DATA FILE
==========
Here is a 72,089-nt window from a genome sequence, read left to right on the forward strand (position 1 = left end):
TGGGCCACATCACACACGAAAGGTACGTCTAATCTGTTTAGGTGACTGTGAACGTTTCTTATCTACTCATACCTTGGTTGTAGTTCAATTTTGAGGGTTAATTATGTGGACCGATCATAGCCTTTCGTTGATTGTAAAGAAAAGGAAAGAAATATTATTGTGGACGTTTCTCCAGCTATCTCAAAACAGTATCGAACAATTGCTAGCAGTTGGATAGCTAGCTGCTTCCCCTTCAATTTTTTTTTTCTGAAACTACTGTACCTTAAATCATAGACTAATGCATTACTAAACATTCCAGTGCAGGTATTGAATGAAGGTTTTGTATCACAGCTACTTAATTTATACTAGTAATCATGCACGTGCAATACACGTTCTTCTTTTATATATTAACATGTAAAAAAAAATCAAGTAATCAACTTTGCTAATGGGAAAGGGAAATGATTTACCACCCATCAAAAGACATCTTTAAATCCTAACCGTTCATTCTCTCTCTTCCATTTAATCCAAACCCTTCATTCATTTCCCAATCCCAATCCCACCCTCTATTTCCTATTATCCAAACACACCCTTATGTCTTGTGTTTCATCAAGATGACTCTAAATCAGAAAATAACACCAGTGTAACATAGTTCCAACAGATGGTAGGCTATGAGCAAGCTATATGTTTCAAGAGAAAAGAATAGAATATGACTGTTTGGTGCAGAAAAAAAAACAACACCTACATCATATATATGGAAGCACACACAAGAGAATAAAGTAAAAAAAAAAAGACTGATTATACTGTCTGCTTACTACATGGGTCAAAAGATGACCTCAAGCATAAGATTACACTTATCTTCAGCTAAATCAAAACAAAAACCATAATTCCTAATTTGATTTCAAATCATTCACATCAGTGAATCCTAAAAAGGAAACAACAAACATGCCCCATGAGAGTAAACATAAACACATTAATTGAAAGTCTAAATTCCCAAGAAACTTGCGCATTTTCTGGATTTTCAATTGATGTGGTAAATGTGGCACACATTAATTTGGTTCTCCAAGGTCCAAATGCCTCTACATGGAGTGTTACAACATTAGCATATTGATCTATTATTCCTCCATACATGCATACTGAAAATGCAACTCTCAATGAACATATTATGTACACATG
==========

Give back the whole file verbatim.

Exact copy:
Here is a 72,089-nt window from a genome sequence, read left to right on the forward strand (position 1 = left end):
TGGGCCACATCACACACGAAAGGTACGTCTAATCTGTTTAGGTGACTGTGAACGTTTCTTATCTACTCATACCTTGGTTGTAGTTCAATTTTGAGGGTTAATTATGTGGACCGATCATAGCCTTTCGTTGATTGTAAAGAAAAGGAAAGAAATATTATTGTGGACGTTTCTCCAGCTATCTCAAAACAGTATCGAACAATTGCTAGCAGTTGGATAGCTAGCTGCTTCCCCTTCAATTTTTTTTTTCTGAAACTACTGTACCTTAAATCATAGACTAATGCATTACTAAACATTCCAGTGCAGGTATTGAATGAAGGTTTTGTATCACAGCTACTTAATTTATACTAGTAATCATGCACGTGCAATACACGTTCTTCTTTTATATATTAACATGTAAAAAAAAATCAAGTAATCAACTTTGCTAATGGGAAAGGGAAATGATTTACCACCCATCAAAAGACATCTTTAAATCCTAACCGTTCATTCTCTCTCTTCCATTTAATCCAAACCCTTCATTCATTTCCCAATCCCAATCCCACCCTCTATTTCCTATTATCCAAACACACCCTTATGTCTTGTGTTTCATCAAGATGACTCTAAATCAGAAAATAACACCAGTGTAACATAGTTCCAACAGATGGTAGGCTATGAGCAAGCTATATGTTTCAAGAGAAAAGAATAGAATATGACTGTTTGGTGCAGAAAAAAAAACAACACCTACATCATATATATGGAAGCACACACAAGAGAATAAAGTAAAAAAAAAAAGACTGATTATACTGTCTGCTTACTACATGGGTCAAAAGATGACCTCAAGCATAAGATTACACTTATCTTCAGCTAAATCAAAACAAAAACCATAATTCCTAATTTGATTTCAAATCATTCACATCAGTGAATCCTAAAAAGGAAACAACAAACATGCCCCATGAGAGTAAACATAAACACATTAATTGAAAGTCTAAATTCCCAAGAAACTTGCGCATTTTCTGGATTTTCAATTGATGTGGTAAATGTGGCACACATTAATTTGGTTCTCCAAGGTCCAAATGCCTCTACATGGAGTGTTACAACATTAGCATATTGATCTATTATTCCTCCATACATGCATACTGAAAATGCAACTCTCAATGAACATATTATGTACACATG